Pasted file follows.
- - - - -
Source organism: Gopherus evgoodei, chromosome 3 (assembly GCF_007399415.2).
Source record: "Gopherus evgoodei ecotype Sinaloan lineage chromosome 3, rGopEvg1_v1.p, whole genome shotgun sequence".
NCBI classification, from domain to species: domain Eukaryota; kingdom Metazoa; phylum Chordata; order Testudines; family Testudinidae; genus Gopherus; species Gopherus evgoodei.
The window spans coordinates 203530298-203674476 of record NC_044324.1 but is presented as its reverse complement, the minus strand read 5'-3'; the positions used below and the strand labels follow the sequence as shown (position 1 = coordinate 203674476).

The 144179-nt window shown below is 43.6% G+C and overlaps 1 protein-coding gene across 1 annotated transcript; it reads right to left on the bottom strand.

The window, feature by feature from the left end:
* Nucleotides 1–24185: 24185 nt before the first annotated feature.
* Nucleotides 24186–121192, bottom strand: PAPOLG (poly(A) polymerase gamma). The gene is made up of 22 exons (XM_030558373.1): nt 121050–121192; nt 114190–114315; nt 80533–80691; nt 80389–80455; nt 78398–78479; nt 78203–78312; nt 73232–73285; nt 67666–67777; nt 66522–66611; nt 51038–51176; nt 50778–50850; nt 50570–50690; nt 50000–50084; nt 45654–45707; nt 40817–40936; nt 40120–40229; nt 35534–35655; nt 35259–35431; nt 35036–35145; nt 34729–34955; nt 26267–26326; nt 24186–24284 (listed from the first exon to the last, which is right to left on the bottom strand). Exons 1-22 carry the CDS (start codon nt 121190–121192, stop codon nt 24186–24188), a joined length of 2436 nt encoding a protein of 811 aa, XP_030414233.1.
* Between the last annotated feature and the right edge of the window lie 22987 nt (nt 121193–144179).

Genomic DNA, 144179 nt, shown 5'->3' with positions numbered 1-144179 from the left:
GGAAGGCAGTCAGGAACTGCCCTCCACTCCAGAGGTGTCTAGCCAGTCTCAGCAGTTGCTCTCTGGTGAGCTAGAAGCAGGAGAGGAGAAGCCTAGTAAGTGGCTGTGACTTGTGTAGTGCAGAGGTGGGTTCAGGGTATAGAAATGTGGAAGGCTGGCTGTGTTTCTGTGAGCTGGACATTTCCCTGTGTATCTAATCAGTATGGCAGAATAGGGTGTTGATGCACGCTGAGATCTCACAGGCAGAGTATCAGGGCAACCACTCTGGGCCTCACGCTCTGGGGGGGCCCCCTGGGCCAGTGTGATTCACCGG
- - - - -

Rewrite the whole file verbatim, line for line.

Source organism: Gopherus evgoodei, chromosome 3 (assembly GCF_007399415.2).
Source record: "Gopherus evgoodei ecotype Sinaloan lineage chromosome 3, rGopEvg1_v1.p, whole genome shotgun sequence".
NCBI classification, from domain to species: domain Eukaryota; kingdom Metazoa; phylum Chordata; order Testudines; family Testudinidae; genus Gopherus; species Gopherus evgoodei.
The window spans coordinates 203530298-203674476 of record NC_044324.1 but is presented as its reverse complement, the minus strand read 5'-3'; the positions used below and the strand labels follow the sequence as shown (position 1 = coordinate 203674476).

The 144179-nt window shown below is 43.6% G+C and overlaps 1 protein-coding gene across 1 annotated transcript; it reads right to left on the bottom strand.

The window, feature by feature from the left end:
* Nucleotides 1–24185: 24185 nt before the first annotated feature.
* Nucleotides 24186–121192, bottom strand: PAPOLG (poly(A) polymerase gamma). The gene is made up of 22 exons (XM_030558373.1): nt 121050–121192; nt 114190–114315; nt 80533–80691; nt 80389–80455; nt 78398–78479; nt 78203–78312; nt 73232–73285; nt 67666–67777; nt 66522–66611; nt 51038–51176; nt 50778–50850; nt 50570–50690; nt 50000–50084; nt 45654–45707; nt 40817–40936; nt 40120–40229; nt 35534–35655; nt 35259–35431; nt 35036–35145; nt 34729–34955; nt 26267–26326; nt 24186–24284 (listed from the first exon to the last, which is right to left on the bottom strand). Exons 1-22 carry the CDS (start codon nt 121190–121192, stop codon nt 24186–24188), a joined length of 2436 nt encoding a protein of 811 aa, XP_030414233.1.
* Between the last annotated feature and the right edge of the window lie 22987 nt (nt 121193–144179).

Genomic DNA, 144179 nt, shown 5'->3' with positions numbered 1-144179 from the left:
GGAAGGCAGTCAGGAACTGCCCTCCACTCCAGAGGTGTCTAGCCAGTCTCAGCAGTTGCTCTCTGGTGAGCTAGAAGCAGGAGAGGAGAAGCCTAGTAAGTGGCTGTGACTTGTGTAGTGCAGAGGTGGGTTCAGGGTATAGAAATGTGGAAGGCTGGCTGTGTTTCTGTGAGCTGGACATTTCCCTGTGTATCTAATCAGTATGGCAGAATAGGGTGTTGATGCACGCTGAGATCTCACAGGCAGAGTATCAGGGCAACCACTCTGGGCCTCACGCTCTGGGGGGGCCCCCTGGGCCAGTGTGATTCACCGG